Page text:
Liliana Gallegos and students presented a panel session at the “Whole Student” conference titled “Rainbow Journalism: Community-Based, Indigenist, Divergent, Experimental, and Activist Journalism as a Healing Process of Situated Learning and Participative Action Research.”
In the aftermath of the 2016 elections, many of my students were emotionally breaking down in class. Students shared feelings of fear of losing all they had to sudden deportation—not always of themselves, but also of beloved friends and family members that they depended on. Many shared their experiences with racism, stereotyping, and the lack of opportunities that ultimately resulted in the dehumanization of their very existence.
Later in the fall 2016 term, my Latinx media course attended an event with several journalists from the Los Angeles Times that caused some controversy after the audience questioned the way San Bernardino was represented in an article titled “San Bernardino: Broken City.”1 During the event, the author of the article said that the paper had a difficult time figuring out what was politically correct or what images might be offensive to the public.
Back in our classroom after the event, a student shared that another professor told her that journalism had always been about capital gains and selling out to the highest bidder. It dawned on me—our students were unaware of the real history of journalism in the United States. Being that our student population is majority Latinx students (about 60 percent), it was a shame that they did not know that many early American journalists were Mexicans and Native Americans who were tired of not being represented and who, through journalism, saw a way of organizing communities and covering the events they organized.2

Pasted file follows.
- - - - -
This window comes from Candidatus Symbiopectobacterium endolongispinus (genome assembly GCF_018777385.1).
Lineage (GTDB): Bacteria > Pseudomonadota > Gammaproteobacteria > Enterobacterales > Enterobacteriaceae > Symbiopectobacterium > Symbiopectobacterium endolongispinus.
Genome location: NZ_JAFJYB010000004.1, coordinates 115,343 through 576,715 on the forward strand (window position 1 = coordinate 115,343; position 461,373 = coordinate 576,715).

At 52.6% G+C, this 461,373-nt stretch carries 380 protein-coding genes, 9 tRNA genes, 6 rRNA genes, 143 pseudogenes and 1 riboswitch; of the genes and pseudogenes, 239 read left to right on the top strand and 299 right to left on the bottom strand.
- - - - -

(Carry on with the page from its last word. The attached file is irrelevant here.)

A massive pedagogical revamping and intervention was long overdue. We needed an emergency intervention course that would help our students heal through “hidden knowledge” acquisition and sharing. What I refer to as “hidden knowledge” is best articulated by philosopher Enrique Dussel in Philosophy of Liberation.3 Hidden knowledge can be explained in the simplest way by remembering the destruction of codices and old knowledge and the criminalization of Native American traditions during colonization. The epistemologies used and taught to educators thus far in our history dictate the effects and methodologies of gathering and deciding what is “good enough” to be included within our understanding of knowledge.